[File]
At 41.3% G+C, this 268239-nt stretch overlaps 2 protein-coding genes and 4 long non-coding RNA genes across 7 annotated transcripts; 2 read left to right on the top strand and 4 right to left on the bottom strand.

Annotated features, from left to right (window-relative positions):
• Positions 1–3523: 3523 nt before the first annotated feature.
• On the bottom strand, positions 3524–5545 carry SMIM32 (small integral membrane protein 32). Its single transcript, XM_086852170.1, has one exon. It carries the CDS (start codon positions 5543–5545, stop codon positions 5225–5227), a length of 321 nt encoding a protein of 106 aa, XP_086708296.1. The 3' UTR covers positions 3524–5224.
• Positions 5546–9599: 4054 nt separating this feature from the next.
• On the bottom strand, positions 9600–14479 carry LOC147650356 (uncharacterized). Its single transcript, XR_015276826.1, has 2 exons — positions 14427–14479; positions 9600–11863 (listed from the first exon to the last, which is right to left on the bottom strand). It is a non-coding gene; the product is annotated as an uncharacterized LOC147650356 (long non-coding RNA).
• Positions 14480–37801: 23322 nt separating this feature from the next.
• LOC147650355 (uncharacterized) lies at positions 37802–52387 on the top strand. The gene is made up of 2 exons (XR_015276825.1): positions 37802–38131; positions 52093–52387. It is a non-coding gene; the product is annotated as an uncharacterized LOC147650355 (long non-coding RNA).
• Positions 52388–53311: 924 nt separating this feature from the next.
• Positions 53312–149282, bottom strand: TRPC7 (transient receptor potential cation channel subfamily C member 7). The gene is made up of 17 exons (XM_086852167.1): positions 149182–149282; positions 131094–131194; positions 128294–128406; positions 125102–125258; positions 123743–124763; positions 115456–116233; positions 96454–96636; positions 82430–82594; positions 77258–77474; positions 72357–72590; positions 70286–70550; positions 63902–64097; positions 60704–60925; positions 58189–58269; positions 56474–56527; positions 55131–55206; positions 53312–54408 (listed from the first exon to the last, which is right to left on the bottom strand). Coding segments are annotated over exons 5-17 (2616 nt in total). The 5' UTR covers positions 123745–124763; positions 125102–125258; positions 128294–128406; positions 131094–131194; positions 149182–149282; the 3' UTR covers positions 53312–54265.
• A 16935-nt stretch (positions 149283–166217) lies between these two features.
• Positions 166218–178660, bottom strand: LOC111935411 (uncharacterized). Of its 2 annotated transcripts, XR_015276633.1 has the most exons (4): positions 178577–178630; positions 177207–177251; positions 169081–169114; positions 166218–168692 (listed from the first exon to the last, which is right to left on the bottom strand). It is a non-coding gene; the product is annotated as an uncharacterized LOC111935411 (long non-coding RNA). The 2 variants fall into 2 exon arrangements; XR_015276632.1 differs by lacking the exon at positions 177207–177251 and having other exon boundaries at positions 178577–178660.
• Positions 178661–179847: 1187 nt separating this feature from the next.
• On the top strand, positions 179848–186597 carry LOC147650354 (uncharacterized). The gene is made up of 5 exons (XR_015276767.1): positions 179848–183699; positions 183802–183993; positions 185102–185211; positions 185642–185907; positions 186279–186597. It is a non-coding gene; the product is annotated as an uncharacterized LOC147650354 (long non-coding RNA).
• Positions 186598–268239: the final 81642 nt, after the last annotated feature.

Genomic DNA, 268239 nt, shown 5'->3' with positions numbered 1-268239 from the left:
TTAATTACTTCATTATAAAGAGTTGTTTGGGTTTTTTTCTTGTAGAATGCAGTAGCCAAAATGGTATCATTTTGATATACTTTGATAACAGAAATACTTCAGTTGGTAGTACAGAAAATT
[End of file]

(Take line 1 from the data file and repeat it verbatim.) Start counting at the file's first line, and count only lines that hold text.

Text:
At 41.3% G+C, this 268239-nt stretch overlaps 2 protein-coding genes and 4 long non-coding RNA genes across 7 annotated transcripts; 2 read left to right on the top strand and 4 right to left on the bottom strand.